My Almost Moment: A Young, Angry Teacher's Take on Gun Control

February 19, 2018

 

I want to talk about an almost.

 

We hear about them all the time. Most are just conversational junk food----that time you almost spoke to the guy who you thought might be Brad Pitt----but some almosts can be unintentionally cruel. Like when your friend just got into a car accident and you bring up how once you were almost rear-ended by a semi. It might be true, but really you're just making the conversation all about you now, reminding your friend of how you escaped unscathed while they're dealing with hospital bills and a busted vehicle. Plus those almosts are generally reaching.

 

I start with this explanation because the damage that an almost can cause kept me from writing this post the last few days. Why talk about my almost when so many people have actually lived through it? Shouldn't we be listening to them? Well yes, we should. Obviously. But the responsibility of speaking out should not fall on a sixteen year-old's shoulders, so I'll give what little I can to help.

 

I'm here to talk about gun control.

 

My almost took place on November 28, 2016 halfway through an English 1110 class. In some ways it wasn't an almost at all considering that this was, in fact, an organized assault against the school. It was classified as a terrorist attack and thirteen people were injured. In that way there was no "almost" about it. However, for most of the event we were under the impression that there was an active shooter on campus, rather than just a man with a car and a knife.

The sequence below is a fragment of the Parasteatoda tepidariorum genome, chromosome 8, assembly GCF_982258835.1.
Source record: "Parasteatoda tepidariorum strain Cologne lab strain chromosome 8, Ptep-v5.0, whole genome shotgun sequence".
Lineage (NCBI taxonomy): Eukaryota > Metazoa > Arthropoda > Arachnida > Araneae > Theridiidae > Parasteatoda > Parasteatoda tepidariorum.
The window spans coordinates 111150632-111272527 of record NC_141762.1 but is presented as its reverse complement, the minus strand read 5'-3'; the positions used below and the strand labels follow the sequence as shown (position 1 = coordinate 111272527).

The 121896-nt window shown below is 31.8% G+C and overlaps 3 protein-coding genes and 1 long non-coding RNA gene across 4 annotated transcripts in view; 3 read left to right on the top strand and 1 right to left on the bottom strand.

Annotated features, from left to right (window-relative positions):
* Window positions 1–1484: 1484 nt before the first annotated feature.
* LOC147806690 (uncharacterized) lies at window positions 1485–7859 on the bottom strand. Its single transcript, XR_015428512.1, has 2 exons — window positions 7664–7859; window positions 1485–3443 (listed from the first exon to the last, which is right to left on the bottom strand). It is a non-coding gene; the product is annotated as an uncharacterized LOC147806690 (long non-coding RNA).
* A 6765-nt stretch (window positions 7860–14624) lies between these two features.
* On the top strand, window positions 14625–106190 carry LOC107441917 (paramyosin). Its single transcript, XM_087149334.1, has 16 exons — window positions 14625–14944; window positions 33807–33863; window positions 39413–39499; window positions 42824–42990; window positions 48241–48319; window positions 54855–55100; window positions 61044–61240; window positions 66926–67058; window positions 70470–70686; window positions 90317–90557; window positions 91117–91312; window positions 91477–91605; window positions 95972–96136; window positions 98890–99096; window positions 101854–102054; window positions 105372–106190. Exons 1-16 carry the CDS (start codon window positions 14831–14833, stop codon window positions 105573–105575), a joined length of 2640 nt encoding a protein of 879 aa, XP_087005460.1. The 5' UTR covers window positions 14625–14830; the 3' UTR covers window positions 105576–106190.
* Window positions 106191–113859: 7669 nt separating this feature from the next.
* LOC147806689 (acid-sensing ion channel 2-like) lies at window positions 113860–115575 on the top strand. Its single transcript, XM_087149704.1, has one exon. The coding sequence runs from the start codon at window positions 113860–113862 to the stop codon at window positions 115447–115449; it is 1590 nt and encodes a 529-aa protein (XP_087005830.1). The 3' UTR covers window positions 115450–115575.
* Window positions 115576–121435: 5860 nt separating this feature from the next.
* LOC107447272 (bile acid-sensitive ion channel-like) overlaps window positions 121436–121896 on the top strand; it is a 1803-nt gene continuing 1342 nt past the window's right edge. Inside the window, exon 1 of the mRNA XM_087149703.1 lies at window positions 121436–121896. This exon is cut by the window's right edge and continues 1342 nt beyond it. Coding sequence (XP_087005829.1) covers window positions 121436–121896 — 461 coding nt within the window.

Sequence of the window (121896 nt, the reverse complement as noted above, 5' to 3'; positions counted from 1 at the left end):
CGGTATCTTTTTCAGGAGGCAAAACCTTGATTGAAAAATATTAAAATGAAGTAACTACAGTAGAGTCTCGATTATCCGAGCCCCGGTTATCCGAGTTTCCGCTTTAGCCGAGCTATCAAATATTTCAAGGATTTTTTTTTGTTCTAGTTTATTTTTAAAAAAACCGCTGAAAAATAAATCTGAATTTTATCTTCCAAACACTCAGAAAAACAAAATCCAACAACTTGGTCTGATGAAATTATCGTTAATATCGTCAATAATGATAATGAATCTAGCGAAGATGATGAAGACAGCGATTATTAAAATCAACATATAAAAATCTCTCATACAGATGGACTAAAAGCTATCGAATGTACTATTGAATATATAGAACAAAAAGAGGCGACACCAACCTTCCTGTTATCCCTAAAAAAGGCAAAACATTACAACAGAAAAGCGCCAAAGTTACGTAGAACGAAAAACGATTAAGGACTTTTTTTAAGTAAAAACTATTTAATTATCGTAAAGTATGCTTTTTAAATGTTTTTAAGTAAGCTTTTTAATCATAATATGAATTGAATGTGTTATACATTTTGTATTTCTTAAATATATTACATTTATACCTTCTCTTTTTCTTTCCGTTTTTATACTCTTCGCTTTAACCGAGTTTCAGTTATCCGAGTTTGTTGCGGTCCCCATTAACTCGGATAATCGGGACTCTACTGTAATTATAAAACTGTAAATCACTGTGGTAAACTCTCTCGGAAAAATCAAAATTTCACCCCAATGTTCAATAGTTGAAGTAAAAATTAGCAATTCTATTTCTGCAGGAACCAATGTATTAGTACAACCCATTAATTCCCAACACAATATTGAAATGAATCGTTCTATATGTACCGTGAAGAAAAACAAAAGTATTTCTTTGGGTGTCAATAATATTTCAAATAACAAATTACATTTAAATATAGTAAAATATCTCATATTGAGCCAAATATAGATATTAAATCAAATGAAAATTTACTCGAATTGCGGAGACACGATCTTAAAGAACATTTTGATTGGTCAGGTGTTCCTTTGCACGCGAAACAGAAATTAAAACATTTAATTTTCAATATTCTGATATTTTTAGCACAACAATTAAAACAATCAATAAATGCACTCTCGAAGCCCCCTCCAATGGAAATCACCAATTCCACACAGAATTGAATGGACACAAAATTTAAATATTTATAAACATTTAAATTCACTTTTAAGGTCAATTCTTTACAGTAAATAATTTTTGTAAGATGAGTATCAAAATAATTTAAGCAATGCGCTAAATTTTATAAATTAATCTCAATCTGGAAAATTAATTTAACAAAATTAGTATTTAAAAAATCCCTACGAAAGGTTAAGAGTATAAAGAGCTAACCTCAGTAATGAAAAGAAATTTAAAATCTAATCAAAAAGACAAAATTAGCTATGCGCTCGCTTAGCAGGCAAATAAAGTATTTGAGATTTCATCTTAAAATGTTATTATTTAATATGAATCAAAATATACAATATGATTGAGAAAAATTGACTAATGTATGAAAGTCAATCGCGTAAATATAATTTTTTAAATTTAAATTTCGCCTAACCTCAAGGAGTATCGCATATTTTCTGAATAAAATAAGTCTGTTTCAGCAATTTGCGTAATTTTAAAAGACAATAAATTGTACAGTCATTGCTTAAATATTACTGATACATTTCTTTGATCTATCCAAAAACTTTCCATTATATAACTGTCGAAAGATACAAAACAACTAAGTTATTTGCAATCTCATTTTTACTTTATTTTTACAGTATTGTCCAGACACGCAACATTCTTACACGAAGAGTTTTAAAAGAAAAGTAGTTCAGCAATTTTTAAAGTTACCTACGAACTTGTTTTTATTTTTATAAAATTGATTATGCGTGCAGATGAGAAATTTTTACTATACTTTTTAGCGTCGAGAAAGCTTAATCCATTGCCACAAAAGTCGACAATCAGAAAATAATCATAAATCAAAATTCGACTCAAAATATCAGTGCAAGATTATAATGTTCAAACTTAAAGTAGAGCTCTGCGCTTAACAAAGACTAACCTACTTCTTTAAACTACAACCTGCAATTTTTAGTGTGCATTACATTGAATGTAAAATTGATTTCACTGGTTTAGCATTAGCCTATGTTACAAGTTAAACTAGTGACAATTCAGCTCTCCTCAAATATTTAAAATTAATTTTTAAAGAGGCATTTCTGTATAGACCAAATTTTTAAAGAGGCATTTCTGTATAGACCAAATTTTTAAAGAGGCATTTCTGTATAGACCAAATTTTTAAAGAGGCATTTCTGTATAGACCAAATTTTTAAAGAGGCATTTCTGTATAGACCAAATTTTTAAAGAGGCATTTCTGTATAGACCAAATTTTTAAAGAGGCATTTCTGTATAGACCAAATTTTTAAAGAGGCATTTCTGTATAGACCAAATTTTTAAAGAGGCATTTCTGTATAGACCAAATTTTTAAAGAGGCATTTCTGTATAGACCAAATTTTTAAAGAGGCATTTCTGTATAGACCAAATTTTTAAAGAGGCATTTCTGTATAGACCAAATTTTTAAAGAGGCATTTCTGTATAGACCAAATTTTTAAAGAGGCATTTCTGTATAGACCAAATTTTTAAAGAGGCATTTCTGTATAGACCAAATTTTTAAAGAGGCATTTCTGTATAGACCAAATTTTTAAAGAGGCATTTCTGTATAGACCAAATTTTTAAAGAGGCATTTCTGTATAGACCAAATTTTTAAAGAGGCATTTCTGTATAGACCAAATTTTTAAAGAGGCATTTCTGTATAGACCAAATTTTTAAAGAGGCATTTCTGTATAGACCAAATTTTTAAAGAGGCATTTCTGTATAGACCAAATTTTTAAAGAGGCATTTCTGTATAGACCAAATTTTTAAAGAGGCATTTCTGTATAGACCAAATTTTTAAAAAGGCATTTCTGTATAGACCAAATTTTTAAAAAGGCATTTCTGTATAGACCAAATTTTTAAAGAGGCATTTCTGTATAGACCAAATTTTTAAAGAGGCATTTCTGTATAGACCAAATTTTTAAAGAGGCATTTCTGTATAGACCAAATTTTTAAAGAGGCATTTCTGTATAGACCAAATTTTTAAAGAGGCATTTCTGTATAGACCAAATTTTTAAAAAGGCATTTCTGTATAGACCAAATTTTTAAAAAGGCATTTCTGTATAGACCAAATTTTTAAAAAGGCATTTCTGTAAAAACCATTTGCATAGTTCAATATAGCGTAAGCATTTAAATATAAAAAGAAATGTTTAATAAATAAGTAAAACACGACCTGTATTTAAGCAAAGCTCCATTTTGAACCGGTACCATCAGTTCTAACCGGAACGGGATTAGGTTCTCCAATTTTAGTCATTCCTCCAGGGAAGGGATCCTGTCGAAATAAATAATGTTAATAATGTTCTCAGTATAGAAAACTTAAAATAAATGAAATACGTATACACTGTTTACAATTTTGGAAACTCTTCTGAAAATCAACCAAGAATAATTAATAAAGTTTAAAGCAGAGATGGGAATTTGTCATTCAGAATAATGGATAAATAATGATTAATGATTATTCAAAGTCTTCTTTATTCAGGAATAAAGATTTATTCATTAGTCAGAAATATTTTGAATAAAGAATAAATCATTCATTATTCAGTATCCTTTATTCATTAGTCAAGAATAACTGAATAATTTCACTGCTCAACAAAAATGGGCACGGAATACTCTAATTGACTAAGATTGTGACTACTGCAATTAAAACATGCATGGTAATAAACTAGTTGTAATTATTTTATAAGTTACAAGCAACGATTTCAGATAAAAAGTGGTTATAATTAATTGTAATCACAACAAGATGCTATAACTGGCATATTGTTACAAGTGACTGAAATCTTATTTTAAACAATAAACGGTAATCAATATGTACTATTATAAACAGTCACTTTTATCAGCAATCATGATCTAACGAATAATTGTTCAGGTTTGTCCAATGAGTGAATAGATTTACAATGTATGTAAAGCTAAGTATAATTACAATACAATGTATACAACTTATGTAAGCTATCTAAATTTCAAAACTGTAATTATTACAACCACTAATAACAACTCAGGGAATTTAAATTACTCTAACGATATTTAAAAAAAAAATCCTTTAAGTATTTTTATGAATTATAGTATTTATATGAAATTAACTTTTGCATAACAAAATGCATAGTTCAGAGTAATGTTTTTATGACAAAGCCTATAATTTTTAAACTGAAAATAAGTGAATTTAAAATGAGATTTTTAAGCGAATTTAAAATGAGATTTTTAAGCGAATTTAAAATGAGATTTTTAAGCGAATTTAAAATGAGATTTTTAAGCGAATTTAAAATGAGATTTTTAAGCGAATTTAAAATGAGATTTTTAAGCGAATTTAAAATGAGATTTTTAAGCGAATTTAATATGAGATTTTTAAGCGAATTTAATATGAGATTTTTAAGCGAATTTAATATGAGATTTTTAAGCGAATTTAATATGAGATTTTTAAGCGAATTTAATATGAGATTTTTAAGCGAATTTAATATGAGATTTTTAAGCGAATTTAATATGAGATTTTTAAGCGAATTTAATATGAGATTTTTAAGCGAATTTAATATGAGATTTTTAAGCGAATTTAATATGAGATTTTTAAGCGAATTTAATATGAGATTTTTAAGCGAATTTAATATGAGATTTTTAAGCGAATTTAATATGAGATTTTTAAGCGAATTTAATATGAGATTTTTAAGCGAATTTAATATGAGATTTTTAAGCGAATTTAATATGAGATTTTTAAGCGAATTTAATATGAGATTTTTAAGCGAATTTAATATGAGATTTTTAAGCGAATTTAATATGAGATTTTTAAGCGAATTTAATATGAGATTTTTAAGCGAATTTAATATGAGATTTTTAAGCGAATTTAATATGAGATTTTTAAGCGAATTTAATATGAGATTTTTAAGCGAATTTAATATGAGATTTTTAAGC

"Just." A car and a knife injured thirteen people. Imagine what a semi-automatic could do. But of course, we don't have to imagine at all.

 

In retrospect it occurs to me how vastly unprepared I was for that situation. Not that there's truly any way to be prepared for such a thing, but at the very least my institution might have provided more overt information about how our emergency broadcast system works. My students were in the middle of their presentations-----a time that was supposed to be a relaxing culmination of their work in rhetorical analysis----and when the giant WARNING message filled the projection screen we all honestly thought it was a virus. There was nothing to indicate a campus-wide problem and no one had told me or the students what this message meant. I quickly shut down the computer and made a mental note to contact tech support, thinking nothing more of it. 

 

Until a few minutes later when a student blurted that there was a shooter. They'd just gotten a text. 

 

Now lots of people claim that social media leads to panic and the spread of misinformation in circumstances like these, and while the second claim is indeed worth tackling, I was simply glad we had any information at all. Easy access online allowed my students to immediately assess the situation, inform me of what they'd found, and start taking action to protect themselves. It allowed them to be active in their own survival: barricading the door and turning out the lights. One student recommended that we close the blinds too. 

 

More importantly their cell phones allowed them to contact their families. I could tell you about the student who cried in the back of my classroom, trying not to let anyone else see. Or the one panicking because they couldn't get ahold of their friend on campus. I could tell you about the high school girl taking my class for advanced credit, who lowered her cell just long enough to say, "My dad wants to know if you're going to leave us."